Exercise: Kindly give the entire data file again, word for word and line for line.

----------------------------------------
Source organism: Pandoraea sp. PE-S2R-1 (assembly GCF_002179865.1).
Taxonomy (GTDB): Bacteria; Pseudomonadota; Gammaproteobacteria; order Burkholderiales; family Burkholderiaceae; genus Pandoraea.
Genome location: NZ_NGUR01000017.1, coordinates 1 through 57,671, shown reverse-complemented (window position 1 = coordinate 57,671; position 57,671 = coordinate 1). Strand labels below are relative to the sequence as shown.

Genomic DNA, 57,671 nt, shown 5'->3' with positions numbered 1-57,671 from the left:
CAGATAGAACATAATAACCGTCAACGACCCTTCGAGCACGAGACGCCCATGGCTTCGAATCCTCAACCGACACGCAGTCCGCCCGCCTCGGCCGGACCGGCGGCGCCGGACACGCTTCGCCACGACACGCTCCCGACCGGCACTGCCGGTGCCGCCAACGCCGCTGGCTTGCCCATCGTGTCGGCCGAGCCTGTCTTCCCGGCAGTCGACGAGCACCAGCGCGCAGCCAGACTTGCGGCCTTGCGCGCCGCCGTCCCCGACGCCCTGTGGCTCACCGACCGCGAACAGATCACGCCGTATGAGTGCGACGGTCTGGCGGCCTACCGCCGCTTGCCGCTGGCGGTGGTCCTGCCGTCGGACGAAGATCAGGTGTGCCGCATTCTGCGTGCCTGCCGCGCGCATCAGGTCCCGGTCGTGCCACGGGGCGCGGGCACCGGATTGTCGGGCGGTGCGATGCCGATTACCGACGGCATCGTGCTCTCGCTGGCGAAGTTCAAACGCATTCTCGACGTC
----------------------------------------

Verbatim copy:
Source organism: Pandoraea sp. PE-S2R-1 (assembly GCF_002179865.1).
Taxonomy (GTDB): Bacteria; Pseudomonadota; Gammaproteobacteria; order Burkholderiales; family Burkholderiaceae; genus Pandoraea.
Genome location: NZ_NGUR01000017.1, coordinates 1 through 57,671, shown reverse-complemented (window position 1 = coordinate 57,671; position 57,671 = coordinate 1). Strand labels below are relative to the sequence as shown.

Genomic DNA, 57,671 nt, shown 5'->3' with positions numbered 1-57,671 from the left:
CAGATAGAACATAATAACCGTCAACGACCCTTCGAGCACGAGACGCCCATGGCTTCGAATCCTCAACCGACACGCAGTCCGCCCGCCTCGGCCGGACCGGCGGCGCCGGACACGCTTCGCCACGACACGCTCCCGACCGGCACTGCCGGTGCCGCCAACGCCGCTGGCTTGCCCATCGTGTCGGCCGAGCCTGTCTTCCCGGCAGTCGACGAGCACCAGCGCGCAGCCAGACTTGCGGCCTTGCGCGCCGCCGTCCCCGACGCCCTGTGGCTCACCGACCGCGAACAGATCACGCCGTATGAGTGCGACGGTCTGGCGGCCTACCGCCGCTTGCCGCTGGCGGTGGTCCTGCCGTCGGACGAAGATCAGGTGTGCCGCATTCTGCGTGCCTGCCGCGCGCATCAGGTCCCGGTCGTGCCACGGGGCGCGGGCACCGGATTGTCGGGCGGTGCGATGCCGATTACCGACGGCATCGTGCTCTCGCTGGCGAAGTTCAAACGCATTCTCGACGTC